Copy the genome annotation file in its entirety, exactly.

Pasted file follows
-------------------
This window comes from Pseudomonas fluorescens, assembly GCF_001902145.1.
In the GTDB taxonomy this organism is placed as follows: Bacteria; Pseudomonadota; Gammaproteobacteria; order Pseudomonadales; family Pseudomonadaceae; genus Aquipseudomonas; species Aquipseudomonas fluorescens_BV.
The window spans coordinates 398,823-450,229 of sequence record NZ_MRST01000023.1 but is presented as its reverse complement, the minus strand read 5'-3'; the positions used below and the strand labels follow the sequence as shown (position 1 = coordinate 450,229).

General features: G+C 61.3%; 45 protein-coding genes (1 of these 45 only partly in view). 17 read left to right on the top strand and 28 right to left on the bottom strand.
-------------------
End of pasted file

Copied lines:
This window comes from Pseudomonas fluorescens, assembly GCF_001902145.1.
In the GTDB taxonomy this organism is placed as follows: Bacteria; Pseudomonadota; Gammaproteobacteria; order Pseudomonadales; family Pseudomonadaceae; genus Aquipseudomonas; species Aquipseudomonas fluorescens_BV.
The window spans coordinates 398,823-450,229 of sequence record NZ_MRST01000023.1 but is presented as its reverse complement, the minus strand read 5'-3'; the positions used below and the strand labels follow the sequence as shown (position 1 = coordinate 450,229).

General features: G+C 61.3%; 45 protein-coding genes (1 of these 45 only partly in view). 17 read left to right on the top strand and 28 right to left on the bottom strand.